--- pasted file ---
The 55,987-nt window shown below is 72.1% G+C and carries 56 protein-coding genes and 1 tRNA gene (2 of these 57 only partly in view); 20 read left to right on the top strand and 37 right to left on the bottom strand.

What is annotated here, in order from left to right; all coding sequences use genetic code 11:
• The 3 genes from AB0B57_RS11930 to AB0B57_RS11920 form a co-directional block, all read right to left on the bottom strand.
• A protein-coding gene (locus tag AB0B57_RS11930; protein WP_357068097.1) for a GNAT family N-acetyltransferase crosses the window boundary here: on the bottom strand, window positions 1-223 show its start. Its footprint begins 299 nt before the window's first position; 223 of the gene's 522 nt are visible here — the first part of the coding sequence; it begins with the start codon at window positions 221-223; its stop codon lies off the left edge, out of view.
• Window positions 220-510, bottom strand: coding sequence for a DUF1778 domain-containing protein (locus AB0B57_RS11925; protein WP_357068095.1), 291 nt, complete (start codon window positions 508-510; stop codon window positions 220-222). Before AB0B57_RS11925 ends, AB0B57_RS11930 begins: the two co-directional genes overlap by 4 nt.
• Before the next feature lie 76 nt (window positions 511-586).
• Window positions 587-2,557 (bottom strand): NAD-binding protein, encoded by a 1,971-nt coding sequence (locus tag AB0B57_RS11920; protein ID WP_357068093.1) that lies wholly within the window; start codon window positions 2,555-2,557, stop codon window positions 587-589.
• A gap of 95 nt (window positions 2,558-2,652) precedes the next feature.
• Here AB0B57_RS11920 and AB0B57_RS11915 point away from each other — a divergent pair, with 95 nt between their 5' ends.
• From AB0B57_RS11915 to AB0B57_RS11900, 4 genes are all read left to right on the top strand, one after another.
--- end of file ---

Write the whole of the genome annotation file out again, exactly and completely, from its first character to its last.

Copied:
The 55,987-nt window shown below is 72.1% G+C and carries 56 protein-coding genes and 1 tRNA gene (2 of these 57 only partly in view); 20 read left to right on the top strand and 37 right to left on the bottom strand.

What is annotated here, in order from left to right; all coding sequences use genetic code 11:
• The 3 genes from AB0B57_RS11930 to AB0B57_RS11920 form a co-directional block, all read right to left on the bottom strand.
• A protein-coding gene (locus tag AB0B57_RS11930; protein WP_357068097.1) for a GNAT family N-acetyltransferase crosses the window boundary here: on the bottom strand, window positions 1-223 show its start. Its footprint begins 299 nt before the window's first position; 223 of the gene's 522 nt are visible here — the first part of the coding sequence; it begins with the start codon at window positions 221-223; its stop codon lies off the left edge, out of view.
• Window positions 220-510, bottom strand: coding sequence for a DUF1778 domain-containing protein (locus AB0B57_RS11925; protein WP_357068095.1), 291 nt, complete (start codon window positions 508-510; stop codon window positions 220-222). Before AB0B57_RS11925 ends, AB0B57_RS11930 begins: the two co-directional genes overlap by 4 nt.
• Before the next feature lie 76 nt (window positions 511-586).
• Window positions 587-2,557 (bottom strand): NAD-binding protein, encoded by a 1,971-nt coding sequence (locus tag AB0B57_RS11920; protein ID WP_357068093.1) that lies wholly within the window; start codon window positions 2,555-2,557, stop codon window positions 587-589.
• A gap of 95 nt (window positions 2,558-2,652) precedes the next feature.
• Here AB0B57_RS11920 and AB0B57_RS11915 point away from each other — a divergent pair, with 95 nt between their 5' ends.
• From AB0B57_RS11915 to AB0B57_RS11900, 4 genes are all read left to right on the top strand, one after another.